Chop your own vegetables: Cutting them just before eating releases enzymes that aid digestion

Monday, July 16, 2018 by

We all know that vegetables are good for our health, but did you know that there’s a way to boost the nutrients in leafy greens?

According to Carly Feigan, a nutritionist based in New York and owner of Head to Health, “chopping vegetables before eating them boosts their nutrients.” Blending and pureeing might destroy the fiber in fruits and vegetables, but chopping them helps release healthy enzymes that aids digestion.

Feigan said it’s a good idea to break the vegetables down since that happens when we chew our food. By chopping vegetables, the process can start even before the food makes contact with your tongue and the enzymes get going.

Vegetables contain nutrients like vitamin C and potassium, but they also include polyphenols. Polyphenols are compounds that give plants color, give vegetables a bitter taste, and produce antioxidants. Antioxidants, on the other hand, “protect the body from damage caused by harmful molecules and support the body’s defense system.” (Related: 3 Cooking Rules for Maintaining Nutritional Value in Vegetables.)

According to a study, chopping certain vegetables, like carrots, helps boost antioxidant levels by a whopping 200 percent. But the enzymes produced when vegetables are chopped are the same ones responsible for the process called “enzymatic browning” which can turn apples and avocados brown the minute they are exposed to air.

You can keep fruits and vegetables in the fridge once they’re chopped to prevent enzymatic browning, but Feigan cautioned that not eating them right away “depletes their nutrients.” It’s better to eat the food immediately to enjoy the boosted nutrients.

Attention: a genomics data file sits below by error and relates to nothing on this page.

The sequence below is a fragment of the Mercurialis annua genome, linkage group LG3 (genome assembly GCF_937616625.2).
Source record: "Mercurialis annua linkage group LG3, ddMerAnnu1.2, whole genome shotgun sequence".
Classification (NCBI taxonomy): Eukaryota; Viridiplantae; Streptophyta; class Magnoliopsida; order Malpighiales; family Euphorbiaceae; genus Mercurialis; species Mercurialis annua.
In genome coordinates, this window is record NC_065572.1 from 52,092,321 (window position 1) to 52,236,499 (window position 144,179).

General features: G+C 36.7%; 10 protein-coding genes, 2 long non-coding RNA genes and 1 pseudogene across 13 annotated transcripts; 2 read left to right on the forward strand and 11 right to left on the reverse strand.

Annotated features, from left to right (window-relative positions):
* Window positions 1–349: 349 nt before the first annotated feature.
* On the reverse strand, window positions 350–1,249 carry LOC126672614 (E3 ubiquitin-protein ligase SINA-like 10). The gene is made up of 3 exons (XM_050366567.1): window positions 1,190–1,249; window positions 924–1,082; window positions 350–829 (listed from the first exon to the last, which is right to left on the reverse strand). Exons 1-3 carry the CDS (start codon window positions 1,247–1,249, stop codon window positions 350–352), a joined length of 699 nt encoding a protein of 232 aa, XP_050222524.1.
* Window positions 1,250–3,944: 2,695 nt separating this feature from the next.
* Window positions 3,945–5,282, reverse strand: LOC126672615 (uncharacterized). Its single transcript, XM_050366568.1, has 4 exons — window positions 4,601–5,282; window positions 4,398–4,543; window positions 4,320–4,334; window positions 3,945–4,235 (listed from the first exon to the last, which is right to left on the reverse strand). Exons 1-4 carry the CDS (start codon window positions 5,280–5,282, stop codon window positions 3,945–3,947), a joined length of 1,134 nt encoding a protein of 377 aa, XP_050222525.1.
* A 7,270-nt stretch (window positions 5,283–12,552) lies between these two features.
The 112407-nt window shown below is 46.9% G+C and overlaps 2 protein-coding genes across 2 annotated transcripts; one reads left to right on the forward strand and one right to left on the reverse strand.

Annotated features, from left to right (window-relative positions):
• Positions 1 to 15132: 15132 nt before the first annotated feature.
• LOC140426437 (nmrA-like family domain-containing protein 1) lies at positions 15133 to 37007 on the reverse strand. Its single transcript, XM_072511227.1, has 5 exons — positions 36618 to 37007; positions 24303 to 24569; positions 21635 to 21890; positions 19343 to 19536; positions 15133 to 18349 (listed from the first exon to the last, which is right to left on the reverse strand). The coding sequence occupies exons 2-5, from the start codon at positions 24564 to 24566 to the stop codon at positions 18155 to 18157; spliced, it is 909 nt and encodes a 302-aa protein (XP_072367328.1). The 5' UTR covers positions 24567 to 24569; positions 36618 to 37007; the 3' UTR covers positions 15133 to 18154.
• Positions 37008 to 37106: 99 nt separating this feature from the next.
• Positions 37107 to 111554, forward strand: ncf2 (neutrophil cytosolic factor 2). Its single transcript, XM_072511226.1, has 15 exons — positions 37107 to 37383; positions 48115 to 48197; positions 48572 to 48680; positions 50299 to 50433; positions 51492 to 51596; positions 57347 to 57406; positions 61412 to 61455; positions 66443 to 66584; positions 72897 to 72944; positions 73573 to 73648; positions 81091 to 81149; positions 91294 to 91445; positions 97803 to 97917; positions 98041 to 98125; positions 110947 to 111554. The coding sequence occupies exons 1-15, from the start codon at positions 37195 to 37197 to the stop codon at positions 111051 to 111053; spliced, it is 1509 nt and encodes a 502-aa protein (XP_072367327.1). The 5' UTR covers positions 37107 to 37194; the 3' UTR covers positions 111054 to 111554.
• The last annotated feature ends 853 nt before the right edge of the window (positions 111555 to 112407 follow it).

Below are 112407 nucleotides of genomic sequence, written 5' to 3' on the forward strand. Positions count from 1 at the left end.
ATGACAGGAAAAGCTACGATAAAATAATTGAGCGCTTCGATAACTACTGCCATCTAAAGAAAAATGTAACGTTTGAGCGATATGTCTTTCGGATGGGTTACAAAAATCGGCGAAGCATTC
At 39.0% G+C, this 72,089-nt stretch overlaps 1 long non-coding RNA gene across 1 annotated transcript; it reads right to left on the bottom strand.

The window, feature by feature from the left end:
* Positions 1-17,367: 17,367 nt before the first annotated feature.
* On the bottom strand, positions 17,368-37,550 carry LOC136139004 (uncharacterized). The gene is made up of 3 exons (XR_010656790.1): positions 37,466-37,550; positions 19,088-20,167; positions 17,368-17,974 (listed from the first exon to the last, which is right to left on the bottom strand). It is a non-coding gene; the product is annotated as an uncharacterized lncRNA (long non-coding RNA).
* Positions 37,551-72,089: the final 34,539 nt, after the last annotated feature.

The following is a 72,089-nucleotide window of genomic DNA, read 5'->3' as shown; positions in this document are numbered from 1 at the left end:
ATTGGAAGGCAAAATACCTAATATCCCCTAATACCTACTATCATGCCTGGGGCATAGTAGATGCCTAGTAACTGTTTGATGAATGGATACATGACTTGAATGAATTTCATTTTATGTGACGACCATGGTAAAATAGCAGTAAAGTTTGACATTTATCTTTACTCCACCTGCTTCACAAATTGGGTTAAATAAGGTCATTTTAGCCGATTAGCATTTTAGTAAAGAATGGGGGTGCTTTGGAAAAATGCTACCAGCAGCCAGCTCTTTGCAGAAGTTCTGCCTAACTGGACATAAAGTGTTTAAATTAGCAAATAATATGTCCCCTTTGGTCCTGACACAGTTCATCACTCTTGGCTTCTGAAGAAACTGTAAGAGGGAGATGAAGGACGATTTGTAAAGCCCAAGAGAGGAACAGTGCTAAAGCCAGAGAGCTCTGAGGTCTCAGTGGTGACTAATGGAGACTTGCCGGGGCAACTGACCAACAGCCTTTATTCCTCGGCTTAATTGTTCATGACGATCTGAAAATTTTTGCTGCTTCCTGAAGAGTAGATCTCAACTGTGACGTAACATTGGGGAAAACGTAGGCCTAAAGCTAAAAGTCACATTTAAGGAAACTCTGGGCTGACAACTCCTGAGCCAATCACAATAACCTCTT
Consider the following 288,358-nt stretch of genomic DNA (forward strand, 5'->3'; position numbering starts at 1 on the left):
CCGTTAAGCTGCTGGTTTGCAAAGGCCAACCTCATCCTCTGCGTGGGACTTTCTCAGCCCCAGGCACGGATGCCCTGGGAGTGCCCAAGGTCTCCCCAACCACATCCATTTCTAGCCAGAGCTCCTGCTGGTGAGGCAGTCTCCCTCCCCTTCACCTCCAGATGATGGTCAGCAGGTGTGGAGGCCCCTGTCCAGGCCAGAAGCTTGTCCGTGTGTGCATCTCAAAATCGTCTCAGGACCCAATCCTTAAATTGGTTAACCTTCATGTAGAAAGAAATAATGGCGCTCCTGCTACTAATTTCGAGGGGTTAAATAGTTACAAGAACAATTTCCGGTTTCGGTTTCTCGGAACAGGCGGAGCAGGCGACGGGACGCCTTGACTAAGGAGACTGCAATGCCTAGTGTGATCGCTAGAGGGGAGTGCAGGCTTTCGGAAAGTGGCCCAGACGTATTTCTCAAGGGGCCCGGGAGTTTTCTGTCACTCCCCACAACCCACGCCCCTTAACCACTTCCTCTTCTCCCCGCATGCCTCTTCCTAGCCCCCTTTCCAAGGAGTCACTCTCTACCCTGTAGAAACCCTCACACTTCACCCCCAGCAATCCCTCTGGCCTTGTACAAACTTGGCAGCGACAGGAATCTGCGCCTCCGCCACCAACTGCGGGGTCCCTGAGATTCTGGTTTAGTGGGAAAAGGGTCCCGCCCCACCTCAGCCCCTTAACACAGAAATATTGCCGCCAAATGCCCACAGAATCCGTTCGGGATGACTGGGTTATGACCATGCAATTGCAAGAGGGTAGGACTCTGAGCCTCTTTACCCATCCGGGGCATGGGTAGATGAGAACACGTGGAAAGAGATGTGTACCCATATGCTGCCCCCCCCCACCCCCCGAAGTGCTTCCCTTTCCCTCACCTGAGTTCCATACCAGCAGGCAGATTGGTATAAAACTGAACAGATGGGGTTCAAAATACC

Once the cell walls of vegetables are sliced, the movement of nutrients carried by water, like vitamin C and folate, is effectively halted. The longer the sliced vegetables are uneaten, “the more the nutrients decompose.”

Findings from a separate study from the University of California reveal that vegetables might lose as much as 15 to 55 percent of vitamin C within a week while spinach can lose about 90 percent 24 hours after harvest. Feigan explained that the same happens when you blend fruits and vegetables.

Smoothies are a convenient way to enjoy the nutrients of fruits and vegetables, but not drinking them right away means “you’re not going to get the benefit from it,” said Feigan. She added that any nutrients from freshly squeezed orange juice can evaporate in as quickly as 30 seconds.

Remember this when you feel like buying pre-cut fruits and vegetables.

Feigan shares that even though our teeth usually take care of the chopping process that releases all the enzymes in vegetables, slicing them beforehand also helps. She said, “If you don’t chop them first and chew them really well you can still get the same benefits.”

Feigan concluded, “But if the vegetables aren’t being broken down fully with our teeth, the chopping process could actually get those nutrients out of the food for you.”

Other ways to boost nutrients in food

Aside from chopping vegetables, here are some tips to help boost the nutrients in your food:

  • Eat locally grown food right after it’s harvested – When you eat locally grown food “straight from the earth,” you maximize the vitamins and minerals from the produce. Once fruits or vegetables are picked or separated from their nutrient source, they start losing their nutritional value.
  • Eat (most) sources of water-soluble and heat-sensitive nutrients raw – Heat breaks down “vitamin B1, vitamin B5, folate, and vitamin C,” so foods rich in these nutrients are better eaten raw. This includes foods like vitamin B sources such as sunflower seeds, peas, beet greens, and Brussels sprouts; vitamin B5 sources such as broccoli, cauliflower, kale, and avocado; folate sources such as spinach, turnip greens, broccoli; and vitamin C sources such as bell peppers, broccoli, and Brussels sprouts. Cook these foods via blanching, steaming, sautéeing, or roasting to preserve the nutrients.
  • Store fruits and vegetables properly – When storing food, make them accessible and minimize nutrient loss by keeping them away from heat, light, and oxygen, which degrade nutrients. Keep all vegetables, except those of the root variety, in the fridge until you need them. All fruits except berries, which includes tomatoes and avocados, must be kept at room temperature and away from direct light. All cut fruits and vegetables need a squeeze of lemon juice on them, and they must be stored in an airtight container. All herbs can be chopped up and frozen in an ice cube tray with water.

You can read more articles about how to boost the nutrients of fresh food and tips on how to eat healthy at Fresh.news.

Sources include:

DailyMail.co.uk

PrecisionNutrition.com



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